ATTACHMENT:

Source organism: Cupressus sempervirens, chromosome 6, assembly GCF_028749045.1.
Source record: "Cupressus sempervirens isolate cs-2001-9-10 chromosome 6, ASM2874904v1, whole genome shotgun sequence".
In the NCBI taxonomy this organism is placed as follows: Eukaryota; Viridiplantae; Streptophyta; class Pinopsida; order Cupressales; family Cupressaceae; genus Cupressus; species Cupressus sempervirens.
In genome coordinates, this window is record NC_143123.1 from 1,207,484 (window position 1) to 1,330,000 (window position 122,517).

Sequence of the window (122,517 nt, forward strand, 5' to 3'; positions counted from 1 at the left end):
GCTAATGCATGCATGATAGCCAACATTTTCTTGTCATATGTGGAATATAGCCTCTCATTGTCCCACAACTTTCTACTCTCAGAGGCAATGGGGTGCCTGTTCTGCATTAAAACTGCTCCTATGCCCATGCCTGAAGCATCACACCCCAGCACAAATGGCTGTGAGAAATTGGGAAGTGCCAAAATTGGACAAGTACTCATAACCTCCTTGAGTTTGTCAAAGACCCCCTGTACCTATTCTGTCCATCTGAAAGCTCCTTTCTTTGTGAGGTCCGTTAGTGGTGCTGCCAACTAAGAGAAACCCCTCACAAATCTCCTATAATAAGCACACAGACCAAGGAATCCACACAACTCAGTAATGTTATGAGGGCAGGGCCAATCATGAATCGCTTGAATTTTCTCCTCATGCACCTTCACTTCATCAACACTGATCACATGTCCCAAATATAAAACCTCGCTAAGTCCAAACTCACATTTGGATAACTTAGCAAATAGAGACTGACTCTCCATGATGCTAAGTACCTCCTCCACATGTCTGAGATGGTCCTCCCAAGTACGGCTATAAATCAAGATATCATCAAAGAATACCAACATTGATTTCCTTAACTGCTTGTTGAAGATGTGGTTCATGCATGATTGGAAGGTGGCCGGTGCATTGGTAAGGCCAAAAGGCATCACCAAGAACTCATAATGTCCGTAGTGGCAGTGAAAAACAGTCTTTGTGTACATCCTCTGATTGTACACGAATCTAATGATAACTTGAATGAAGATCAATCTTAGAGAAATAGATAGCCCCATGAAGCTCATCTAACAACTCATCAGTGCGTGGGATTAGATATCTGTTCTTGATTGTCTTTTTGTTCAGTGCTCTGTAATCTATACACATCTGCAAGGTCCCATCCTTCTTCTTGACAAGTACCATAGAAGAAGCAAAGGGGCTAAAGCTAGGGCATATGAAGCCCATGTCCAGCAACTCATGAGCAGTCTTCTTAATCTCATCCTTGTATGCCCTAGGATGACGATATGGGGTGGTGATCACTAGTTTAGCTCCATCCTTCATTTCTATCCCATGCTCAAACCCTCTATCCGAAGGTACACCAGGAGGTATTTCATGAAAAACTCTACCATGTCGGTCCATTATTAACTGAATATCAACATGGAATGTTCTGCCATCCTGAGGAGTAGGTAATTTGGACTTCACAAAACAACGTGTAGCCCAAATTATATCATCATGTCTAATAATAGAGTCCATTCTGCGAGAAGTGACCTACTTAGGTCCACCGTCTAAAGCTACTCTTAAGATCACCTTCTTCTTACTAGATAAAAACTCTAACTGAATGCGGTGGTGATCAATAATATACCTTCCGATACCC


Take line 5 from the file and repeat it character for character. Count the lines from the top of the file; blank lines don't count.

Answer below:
Sequence of the window (122,517 nt, forward strand, 5' to 3'; positions counted from 1 at the left end):